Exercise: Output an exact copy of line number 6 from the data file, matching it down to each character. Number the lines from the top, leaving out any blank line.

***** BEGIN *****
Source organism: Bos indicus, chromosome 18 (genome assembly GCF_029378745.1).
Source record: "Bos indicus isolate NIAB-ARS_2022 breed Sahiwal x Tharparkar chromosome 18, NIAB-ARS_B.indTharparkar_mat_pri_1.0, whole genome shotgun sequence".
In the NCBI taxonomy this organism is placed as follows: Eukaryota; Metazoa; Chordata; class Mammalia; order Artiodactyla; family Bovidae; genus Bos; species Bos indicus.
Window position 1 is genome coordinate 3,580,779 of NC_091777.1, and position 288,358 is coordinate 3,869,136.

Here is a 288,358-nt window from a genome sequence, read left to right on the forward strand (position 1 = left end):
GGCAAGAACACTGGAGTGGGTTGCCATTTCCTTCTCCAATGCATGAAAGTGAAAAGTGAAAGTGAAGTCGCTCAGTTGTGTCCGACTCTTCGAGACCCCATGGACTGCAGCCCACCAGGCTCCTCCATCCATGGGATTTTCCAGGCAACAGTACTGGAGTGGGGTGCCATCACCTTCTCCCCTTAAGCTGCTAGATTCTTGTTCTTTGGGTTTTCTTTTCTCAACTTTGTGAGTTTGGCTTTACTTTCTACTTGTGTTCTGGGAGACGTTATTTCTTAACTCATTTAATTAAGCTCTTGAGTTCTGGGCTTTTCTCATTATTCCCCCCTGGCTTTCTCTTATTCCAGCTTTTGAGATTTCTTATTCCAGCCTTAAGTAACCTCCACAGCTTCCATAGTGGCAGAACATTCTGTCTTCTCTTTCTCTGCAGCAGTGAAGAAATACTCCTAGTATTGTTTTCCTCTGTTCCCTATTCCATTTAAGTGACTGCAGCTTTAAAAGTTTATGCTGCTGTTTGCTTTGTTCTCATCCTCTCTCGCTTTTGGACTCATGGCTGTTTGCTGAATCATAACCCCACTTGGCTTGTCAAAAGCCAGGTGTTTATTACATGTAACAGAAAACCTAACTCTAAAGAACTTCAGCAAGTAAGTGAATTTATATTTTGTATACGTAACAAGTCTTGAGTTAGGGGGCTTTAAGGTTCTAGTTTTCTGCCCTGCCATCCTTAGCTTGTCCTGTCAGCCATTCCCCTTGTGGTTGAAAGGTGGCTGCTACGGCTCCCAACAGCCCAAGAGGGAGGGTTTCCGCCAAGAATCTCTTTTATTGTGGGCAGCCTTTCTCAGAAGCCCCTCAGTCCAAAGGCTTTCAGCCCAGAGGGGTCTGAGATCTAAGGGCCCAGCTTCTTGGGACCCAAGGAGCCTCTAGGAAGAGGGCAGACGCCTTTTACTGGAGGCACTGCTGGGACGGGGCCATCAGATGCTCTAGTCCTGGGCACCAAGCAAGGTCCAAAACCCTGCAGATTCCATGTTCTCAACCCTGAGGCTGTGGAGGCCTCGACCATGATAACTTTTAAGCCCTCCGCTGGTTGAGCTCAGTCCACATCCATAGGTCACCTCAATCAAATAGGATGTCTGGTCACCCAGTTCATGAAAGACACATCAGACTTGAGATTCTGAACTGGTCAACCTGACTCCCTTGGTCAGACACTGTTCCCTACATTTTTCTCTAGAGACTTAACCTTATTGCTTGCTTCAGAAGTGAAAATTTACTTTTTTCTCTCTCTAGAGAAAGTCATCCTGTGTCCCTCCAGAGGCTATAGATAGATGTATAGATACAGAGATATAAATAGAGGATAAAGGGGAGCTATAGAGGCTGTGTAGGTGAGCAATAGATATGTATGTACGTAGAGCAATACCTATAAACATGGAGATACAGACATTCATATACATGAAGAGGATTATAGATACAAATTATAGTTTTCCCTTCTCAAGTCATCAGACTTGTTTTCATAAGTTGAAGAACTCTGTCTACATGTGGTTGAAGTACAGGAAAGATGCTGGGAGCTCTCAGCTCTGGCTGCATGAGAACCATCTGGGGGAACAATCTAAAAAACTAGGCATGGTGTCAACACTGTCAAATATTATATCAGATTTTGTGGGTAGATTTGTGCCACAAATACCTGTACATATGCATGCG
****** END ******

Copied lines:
GGCAAGAACACTGGAGTGGGTTGCCATTTCCTTCTCCAATGCATGAAAGTGAAAAGTGAAAGTGAAGTCGCTCAGTTGTGTCCGACTCTTCGAGACCCCATGGACTGCAGCCCACCAGGCTCCTCCATCCATGGGATTTTCCAGGCAACAGTACTGGAGTGGGGTGCCATCACCTTCTCCCCTTAAGCTGCTAGATTCTTGTTCTTTGGGTTTTCTTTTCTCAACTTTGTGAGTTTGGCTTTACTTTCTACTTGTGTTCTGGGAGACGTTATTTCTTAACTCATTTAATTAAGCTCTTGAGTTCTGGGCTTTTCTCATTATTCCCCCCTGGCTTTCTCTTATTCCAGCTTTTGAGATTTCTTATTCCAGCCTTAAGTAACCTCCACAGCTTCCATAGTGGCAGAACATTCTGTCTTCTCTTTCTCTGCAGCAGTGAAGAAATACTCCTAGTATTGTTTTCCTCTGTTCCCTATTCCATTTAAGTGACTGCAGCTTTAAAAGTTTATGCTGCTGTTTGCTTTGTTCTCATCCTCTCTCGCTTTTGGACTCATGGCTGTTTGCTGAATCATAACCCCACTTGGCTTGTCAAAAGCCAGGTGTTTATTACATGTAACAGAAAACCTAACTCTAAAGAACTTCAGCAAGTAAGTGAATTTATATTTTGTATACGTAACAAGTCTTGAGTTAGGGGGCTTTAAGGTTCTAGTTTTCTGCCCTGCCATCCTTAGCTTGTCCTGTCAGCCATTCCCCTTGTGGTTGAAAGGTGGCTGCTACGGCTCCCAACAGCCCAAGAGGGAGGGTTTCCGCCAAGAATCTCTTTTATTGTGGGCAGCCTTTCTCAGAAGCCCCTCAGTCCAAAGGCTTTCAGCCCAGAGGGGTCTGAGATCTAAGGGCCCAGCTTCTTGGGACCCAAGGAGCCTCTAGGAAGAGGGCAGACGCCTTTTACTGGAGGCACTGCTGGGACGGGGCCATCAGATGCTCTAGTCCTGGGCACCAAGCAAGGTCCAAAACCCTGCAGATTCCATGTTCTCAACCCTGAGGCTGTGGAGGCCTCGACCATGATAACTTTTAAGCCCTCCGCTGGTTGAGCTCAGTCCACATCCATAGGTCACCTCAATCAAATAGGATGTCTGGTCACCCAGTTCATGAAAGACACATCAGACTTGAGATTCTGAACTGGTCAACCTGACTCCCTTGGTCAGACACTGTTCCCTACATTTTTCTCTAGAGACTTAACCTTATTGCTTGCTTCAGAAGTGAAAATTTACTTTTTTCTCTCTCTAGAGAAAGTCATCCTGTGTCCCTCCAGAGGCTATAGATAGATGTATAGATACAGAGATATAAATAGAGGATAAAGGGGAGCTATAGAGGCTGTGTAGGTGAGCAATAGATATGTATGTACGTAGAGCAATACCTATAAACATGGAGATACAGACATTCATATACATGAAGAGGATTATAGATACAAATTATAGTTTTCCCTTCTCAAGTCATCAGACTTGTTTTCATAAGTTGAAGAACTCTGTCTACATGTGGTTGAAGTACAGGAAAGATGCTGGGAGCTCTCAGCTCTGGCTGCATGAGAACCATCTGGGGGAACAATCTAAAAAACTAGGCATGGTGTCAACACTGTCAAATATTATATCAGATTTTGTGGGTAGATTTGTGCCACAAATACCTGTACATATGCATGCG